The five of us sat in silence, too enthralled with our surroundings to talk. I felt that this was what a visit to a spiritual refuge was supposed to be like. There were no large families chattering away, taking photos; no food or sewage smells to distract our senses; no crowds to aggressively push through just to get a good glimpse of the temple shrines. There was only us and the Buddhist temple, tucked away in the side of a mountain. I fantasized about escaping to this place every time the hurried life of Busan was too much for me. Reluctantly, I snapped back to reality, thinking about the two-hike and I reminded myself that this would probably be the only time I’d visit Seokbulsa. If the sun hadn’t begun to disappear and the dark clouds threatening rain weren’t moving so quickly toward us, we would have stayed there for hours.
To make the trip up to Seokbulsa a little less challenging, here are some tips (especially for inexperienced hikers like myself):
Bring lots of water!
Take the cable car up from the bottom of the mountain to save yourself about 45 minutes and conserve your energy for the more demanding terrain closer to the temple grounds.
Ask for directions! Even if you think you may be on the right track, don’t hesitate to ask a local where the temple is. There aren’t many signs pointing the way, and if you’ve lived in South Korea for a while, you are probably aware of how reliable those things are, anyway.
Keep in mind that this will be one of the coolest things you may see or do while in Busan, so ignore the pain in your legs, ignore the sweat dripping down your back and don’t think about your hike BACK to the beginning until after you’ve seen Seokbulsa with your own eyes.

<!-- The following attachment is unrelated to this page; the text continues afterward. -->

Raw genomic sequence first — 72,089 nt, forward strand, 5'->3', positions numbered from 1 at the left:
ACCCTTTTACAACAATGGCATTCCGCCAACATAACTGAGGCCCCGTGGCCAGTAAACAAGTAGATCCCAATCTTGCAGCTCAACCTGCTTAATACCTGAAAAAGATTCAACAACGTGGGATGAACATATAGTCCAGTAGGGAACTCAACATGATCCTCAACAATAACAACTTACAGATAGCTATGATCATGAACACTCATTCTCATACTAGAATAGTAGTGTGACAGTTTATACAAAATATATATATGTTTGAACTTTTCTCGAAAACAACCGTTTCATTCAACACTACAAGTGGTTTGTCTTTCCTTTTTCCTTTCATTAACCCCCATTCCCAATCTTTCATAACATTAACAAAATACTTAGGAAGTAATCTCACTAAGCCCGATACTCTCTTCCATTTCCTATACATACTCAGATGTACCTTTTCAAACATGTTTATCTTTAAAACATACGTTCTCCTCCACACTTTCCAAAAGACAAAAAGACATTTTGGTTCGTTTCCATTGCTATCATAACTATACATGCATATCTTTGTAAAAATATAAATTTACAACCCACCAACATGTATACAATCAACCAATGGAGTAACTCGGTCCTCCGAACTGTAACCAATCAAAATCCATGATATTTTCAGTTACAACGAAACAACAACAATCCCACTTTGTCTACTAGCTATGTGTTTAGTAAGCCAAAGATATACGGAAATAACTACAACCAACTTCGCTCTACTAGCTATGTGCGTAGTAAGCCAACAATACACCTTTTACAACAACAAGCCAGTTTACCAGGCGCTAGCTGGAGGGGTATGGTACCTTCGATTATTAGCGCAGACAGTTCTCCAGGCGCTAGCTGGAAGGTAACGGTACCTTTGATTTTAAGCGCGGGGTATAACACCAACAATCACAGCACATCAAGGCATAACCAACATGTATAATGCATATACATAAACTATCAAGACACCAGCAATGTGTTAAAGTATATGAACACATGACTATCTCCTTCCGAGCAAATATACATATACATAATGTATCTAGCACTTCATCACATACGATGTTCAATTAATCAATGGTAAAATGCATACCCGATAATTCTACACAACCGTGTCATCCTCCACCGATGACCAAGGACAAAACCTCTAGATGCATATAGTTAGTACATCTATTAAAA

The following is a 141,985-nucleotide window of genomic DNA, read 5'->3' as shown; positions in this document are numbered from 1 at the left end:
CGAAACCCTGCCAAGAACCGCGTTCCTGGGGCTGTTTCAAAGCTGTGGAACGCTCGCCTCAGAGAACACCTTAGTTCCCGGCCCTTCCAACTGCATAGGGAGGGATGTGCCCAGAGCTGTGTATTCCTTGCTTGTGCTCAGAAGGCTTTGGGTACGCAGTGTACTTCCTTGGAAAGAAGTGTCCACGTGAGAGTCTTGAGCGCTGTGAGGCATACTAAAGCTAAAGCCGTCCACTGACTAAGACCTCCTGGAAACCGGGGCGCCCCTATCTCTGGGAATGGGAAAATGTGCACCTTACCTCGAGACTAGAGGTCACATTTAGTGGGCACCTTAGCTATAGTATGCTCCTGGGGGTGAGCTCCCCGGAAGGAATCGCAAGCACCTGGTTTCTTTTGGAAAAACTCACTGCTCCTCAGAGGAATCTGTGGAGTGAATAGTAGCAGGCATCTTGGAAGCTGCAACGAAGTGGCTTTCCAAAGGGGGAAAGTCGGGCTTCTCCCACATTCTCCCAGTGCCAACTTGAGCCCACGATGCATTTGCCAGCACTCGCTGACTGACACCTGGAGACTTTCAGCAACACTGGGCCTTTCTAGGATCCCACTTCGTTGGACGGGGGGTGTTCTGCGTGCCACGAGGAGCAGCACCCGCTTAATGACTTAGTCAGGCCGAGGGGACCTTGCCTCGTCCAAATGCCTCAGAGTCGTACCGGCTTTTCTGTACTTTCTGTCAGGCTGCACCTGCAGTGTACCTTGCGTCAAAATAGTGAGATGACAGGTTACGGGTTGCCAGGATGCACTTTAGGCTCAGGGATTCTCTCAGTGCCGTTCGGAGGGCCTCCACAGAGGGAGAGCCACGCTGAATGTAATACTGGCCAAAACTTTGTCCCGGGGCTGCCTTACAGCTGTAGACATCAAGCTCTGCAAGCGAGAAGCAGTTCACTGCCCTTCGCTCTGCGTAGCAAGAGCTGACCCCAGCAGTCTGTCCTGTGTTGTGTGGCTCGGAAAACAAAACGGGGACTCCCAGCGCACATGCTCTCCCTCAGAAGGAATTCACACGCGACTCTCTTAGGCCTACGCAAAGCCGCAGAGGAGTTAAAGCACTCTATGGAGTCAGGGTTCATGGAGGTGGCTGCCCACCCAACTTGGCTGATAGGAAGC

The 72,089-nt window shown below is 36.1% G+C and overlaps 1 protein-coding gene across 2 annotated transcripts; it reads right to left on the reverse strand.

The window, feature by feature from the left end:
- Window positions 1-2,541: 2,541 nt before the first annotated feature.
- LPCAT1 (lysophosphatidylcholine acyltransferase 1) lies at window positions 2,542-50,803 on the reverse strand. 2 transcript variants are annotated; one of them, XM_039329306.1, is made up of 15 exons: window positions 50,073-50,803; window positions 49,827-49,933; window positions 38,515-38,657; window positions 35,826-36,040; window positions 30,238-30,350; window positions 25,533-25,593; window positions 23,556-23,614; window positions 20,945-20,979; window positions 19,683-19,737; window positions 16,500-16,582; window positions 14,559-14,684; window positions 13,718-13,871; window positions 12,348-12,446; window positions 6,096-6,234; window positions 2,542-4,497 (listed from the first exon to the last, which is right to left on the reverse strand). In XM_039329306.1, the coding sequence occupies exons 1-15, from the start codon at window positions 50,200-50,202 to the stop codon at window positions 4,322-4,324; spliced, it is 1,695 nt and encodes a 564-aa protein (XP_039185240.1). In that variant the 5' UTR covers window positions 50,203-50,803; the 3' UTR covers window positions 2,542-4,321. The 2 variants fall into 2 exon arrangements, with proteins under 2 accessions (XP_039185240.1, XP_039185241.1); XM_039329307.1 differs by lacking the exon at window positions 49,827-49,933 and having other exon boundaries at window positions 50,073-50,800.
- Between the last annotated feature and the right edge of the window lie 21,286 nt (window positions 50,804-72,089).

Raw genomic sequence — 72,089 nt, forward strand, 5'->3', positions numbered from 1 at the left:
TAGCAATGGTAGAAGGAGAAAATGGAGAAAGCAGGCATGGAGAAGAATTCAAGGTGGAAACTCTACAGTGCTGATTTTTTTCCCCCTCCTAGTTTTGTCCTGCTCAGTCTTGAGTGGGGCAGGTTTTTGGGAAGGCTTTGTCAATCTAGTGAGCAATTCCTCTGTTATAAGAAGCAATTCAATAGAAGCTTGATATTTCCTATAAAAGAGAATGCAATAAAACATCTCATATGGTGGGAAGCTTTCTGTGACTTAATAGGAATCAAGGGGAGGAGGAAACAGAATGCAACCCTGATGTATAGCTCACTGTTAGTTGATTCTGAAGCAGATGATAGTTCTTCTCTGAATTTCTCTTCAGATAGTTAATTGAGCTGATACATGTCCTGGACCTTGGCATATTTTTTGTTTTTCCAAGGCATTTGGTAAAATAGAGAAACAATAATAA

Start early! You may find other sights along the way that will distract you from your mission. Our group sat in Namman Village to watch a game of soccer-volleyball being played by some Korean hikers. We also took a breather sitting on large rocks in a beautiful streambed fed by a small cascade of water. By the time we left Seokbulsa, we feared that it would get dark before we made it back and that the impending rain clouds would douse the mountain sooner than we would like.
—Take the subway to Oncheonjang Station (#127 on Line No.1 – Orange) and grab a cab to Geumgang Park.
— Enter the park grounds and follow the signs to the cable car (you can buy your tickets at the window before boarding the car)
— After the cable car ride up the mountain, follow the signs to the South Gate of Geumjeongsanseong Fortress
— From the South Gate, walk away from the fortress down the path on the left (the one you didn’t take to get there). You’ll arrive in Namman Village, where there are restaurants and soccer/volleyball courts.
—Walk to the end of the village until you can’t walk straight anymore and turn right onto a narrow
dirt path. Follow this path until you reach another restaurant ahead of you and turn left on to a larger dirt path leading to a small wooded bridge traversing a small stream.
— You will end up on a major path, where you’ll likely see a number of other hikers. Follow this through the trees, down a large dirt stair-case and down another set of stairs next to a stream.
Continue down the stairs until you reach a large paved road. Turn right onto this road.
— The paved road will lead you all the way up to Seokbulsa. Look out! It gets quite steep toward the end.
— On your return, you can go back the way you came or follow the paved road all the way down the mountain. The nearest subway stop, Mandeok Station on subway line #3, isn’t far from the bottom of the mountain after you hike down.
Photos by Edvencher (Flickr)